Friday, August 31, 2012

Rethinking assessment

I'm heading down to Granada in Spain next week to attend the EFQUEL Innovation Forum, which I'm also involved in organising. I'm looking forward especially to hosting a session on Thursday afternoon (6 Sept) entitled Rethinking Educational Assessment which you are welcome to join as a web conference via Adobe Connect.

The widespread use of open education today with all the flavours of MOOC as well as many informal learning arenas is changing our conceptions of education. The use of open educational resources and collaborative learning tools offer us the chance to escape from the restrictions of the traditional classroom and move the focus from content delivery to context creation. New educational models demand a rethink of how we assess learning. In a content delivery model assessment is mostly based on processing that content and knowledge acquisition can be relatively easily tested.

However employers are often more interested in soft skills than hard qualifications. The key employability factors are teamwork, initiative, problem solving and engagement and if you can show that you have these skills they will often trump qualifications (though obviously qualifications are still necessary). Is it possible to assess these soft skills and how can you do so? How can we move assessment and examination from showing what you know to how well you can do things? One recent development in this direction is the use of open badges as described here several times in the past year or so. Badges can be awarded to people who show a clear mastery of a skill in the eyes of their peers as well as teachers or mentors. Is peer review the future of assessment and if so how can we provide quality assurance?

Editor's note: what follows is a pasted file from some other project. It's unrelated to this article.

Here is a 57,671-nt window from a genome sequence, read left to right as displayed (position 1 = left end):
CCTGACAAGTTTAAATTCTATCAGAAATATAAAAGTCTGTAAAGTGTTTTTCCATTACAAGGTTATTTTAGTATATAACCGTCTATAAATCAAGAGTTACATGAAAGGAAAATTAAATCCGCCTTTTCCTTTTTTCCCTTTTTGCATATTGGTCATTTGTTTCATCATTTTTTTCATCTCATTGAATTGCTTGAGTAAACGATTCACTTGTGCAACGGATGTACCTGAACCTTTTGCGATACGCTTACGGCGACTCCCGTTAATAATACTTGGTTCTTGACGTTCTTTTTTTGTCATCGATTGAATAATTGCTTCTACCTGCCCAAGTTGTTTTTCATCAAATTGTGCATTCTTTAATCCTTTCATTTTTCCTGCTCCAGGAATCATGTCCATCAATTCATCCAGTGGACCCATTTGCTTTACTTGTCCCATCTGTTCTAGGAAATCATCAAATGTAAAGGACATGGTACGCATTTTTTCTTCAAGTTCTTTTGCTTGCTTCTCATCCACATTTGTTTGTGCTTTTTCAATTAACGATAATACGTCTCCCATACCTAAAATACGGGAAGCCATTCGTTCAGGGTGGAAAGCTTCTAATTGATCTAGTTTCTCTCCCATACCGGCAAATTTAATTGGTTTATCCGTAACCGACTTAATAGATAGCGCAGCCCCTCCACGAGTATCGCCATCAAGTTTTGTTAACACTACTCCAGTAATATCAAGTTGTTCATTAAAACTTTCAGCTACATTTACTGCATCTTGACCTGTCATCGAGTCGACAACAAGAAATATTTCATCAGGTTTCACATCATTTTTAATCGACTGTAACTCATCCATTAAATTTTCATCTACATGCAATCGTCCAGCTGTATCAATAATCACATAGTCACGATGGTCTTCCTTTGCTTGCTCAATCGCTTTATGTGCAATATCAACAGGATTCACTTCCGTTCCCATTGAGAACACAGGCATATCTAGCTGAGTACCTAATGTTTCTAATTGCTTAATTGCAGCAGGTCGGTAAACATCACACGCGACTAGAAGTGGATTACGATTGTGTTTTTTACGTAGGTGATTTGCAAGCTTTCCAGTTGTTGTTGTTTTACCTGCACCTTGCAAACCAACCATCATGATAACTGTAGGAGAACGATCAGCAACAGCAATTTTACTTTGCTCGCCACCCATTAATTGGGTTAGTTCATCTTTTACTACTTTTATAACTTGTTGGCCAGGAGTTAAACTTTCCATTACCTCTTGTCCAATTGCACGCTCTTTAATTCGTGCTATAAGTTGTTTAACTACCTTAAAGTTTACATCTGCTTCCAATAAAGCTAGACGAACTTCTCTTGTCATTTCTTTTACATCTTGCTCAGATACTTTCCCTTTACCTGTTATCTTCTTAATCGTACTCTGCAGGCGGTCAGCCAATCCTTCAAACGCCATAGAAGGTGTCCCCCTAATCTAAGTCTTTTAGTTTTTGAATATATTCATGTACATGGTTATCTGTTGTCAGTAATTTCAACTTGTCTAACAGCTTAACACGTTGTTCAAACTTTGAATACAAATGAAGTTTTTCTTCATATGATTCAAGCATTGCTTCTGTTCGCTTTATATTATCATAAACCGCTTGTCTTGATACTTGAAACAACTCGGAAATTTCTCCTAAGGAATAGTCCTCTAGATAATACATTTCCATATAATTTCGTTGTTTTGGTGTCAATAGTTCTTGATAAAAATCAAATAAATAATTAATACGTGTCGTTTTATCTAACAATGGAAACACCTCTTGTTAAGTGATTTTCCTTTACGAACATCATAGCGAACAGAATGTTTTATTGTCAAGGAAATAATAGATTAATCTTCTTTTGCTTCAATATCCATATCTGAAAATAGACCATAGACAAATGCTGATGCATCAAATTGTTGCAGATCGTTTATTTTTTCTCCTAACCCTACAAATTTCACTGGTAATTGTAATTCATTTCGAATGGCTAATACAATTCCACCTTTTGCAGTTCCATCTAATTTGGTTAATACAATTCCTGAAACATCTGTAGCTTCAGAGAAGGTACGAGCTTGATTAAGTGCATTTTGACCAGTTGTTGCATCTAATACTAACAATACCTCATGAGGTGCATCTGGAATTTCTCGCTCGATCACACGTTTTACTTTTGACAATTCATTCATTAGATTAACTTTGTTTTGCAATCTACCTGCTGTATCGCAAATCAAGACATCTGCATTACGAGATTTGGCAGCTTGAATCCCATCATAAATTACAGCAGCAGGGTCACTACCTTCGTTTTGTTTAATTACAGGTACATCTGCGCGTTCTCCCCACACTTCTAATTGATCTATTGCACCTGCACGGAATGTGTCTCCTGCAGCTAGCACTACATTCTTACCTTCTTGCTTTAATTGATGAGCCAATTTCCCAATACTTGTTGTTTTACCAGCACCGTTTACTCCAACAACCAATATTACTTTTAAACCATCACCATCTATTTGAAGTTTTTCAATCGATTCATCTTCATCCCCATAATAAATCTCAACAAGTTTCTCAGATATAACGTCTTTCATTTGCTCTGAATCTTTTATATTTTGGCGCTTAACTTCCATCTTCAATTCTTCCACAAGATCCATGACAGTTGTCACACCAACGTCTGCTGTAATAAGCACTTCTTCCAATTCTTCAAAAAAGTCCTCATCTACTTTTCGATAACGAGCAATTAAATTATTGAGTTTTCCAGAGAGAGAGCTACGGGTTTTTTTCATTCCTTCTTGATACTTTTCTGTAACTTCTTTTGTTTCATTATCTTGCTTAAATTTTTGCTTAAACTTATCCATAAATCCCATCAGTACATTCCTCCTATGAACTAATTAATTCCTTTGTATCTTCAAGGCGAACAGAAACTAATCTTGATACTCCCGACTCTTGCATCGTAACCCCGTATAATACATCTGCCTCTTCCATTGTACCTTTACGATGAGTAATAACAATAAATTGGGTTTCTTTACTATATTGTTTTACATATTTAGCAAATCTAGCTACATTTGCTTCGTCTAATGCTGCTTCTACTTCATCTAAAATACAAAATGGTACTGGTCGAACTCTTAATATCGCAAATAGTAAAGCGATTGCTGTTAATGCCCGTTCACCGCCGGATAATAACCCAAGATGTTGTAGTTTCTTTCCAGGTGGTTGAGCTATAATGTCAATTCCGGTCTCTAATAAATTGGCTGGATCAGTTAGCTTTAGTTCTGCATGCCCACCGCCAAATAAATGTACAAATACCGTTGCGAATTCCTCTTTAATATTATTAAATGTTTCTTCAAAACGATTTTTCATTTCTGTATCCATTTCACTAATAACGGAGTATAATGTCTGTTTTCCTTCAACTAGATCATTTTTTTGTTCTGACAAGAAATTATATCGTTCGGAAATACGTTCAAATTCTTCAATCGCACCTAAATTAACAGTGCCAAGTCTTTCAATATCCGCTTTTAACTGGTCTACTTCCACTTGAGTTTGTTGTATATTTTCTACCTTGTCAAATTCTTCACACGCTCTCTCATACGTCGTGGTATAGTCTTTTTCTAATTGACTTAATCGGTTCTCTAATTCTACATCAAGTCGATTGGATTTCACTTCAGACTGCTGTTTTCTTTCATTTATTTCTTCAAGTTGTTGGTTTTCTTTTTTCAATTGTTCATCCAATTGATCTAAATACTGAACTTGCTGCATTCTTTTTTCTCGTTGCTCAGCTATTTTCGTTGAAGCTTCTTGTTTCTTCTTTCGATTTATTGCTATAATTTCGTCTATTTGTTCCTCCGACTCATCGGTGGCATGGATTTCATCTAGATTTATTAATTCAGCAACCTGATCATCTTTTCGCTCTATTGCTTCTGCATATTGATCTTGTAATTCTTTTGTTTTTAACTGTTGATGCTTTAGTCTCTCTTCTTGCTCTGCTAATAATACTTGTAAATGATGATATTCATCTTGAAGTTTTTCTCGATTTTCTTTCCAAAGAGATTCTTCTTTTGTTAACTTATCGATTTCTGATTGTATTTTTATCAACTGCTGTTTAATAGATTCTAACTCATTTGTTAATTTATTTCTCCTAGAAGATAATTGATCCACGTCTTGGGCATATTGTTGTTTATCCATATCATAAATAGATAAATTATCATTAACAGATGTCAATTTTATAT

In the session I'll be joined by two authorities in this field: Preetha Ram from OpenStudy and Anka Mulder, president of the OpenCourseWare Consortium (read more). They'll be offering their ideas on alternative assessment and have three questions for everyone to consider before and during the session:

  • Traditional educational institutions are very well placed to provide campus as well as online education. At the same time they have to find ways to monetize open online education to cover their expenses. Which are the business models they can develop? 
  • Students as well as employers still rely heavily on formal certificates and diplomas provided by accredited institutions. In order to become successful, recognition of informal certificates by employers is essential. What can be done to encourage this? 
  • Verification of a student’s identity is essential in assessment, notably for institutions that provide accredited diplomas. How can we make online assessment more reliable? 
See the recording of the webinar.

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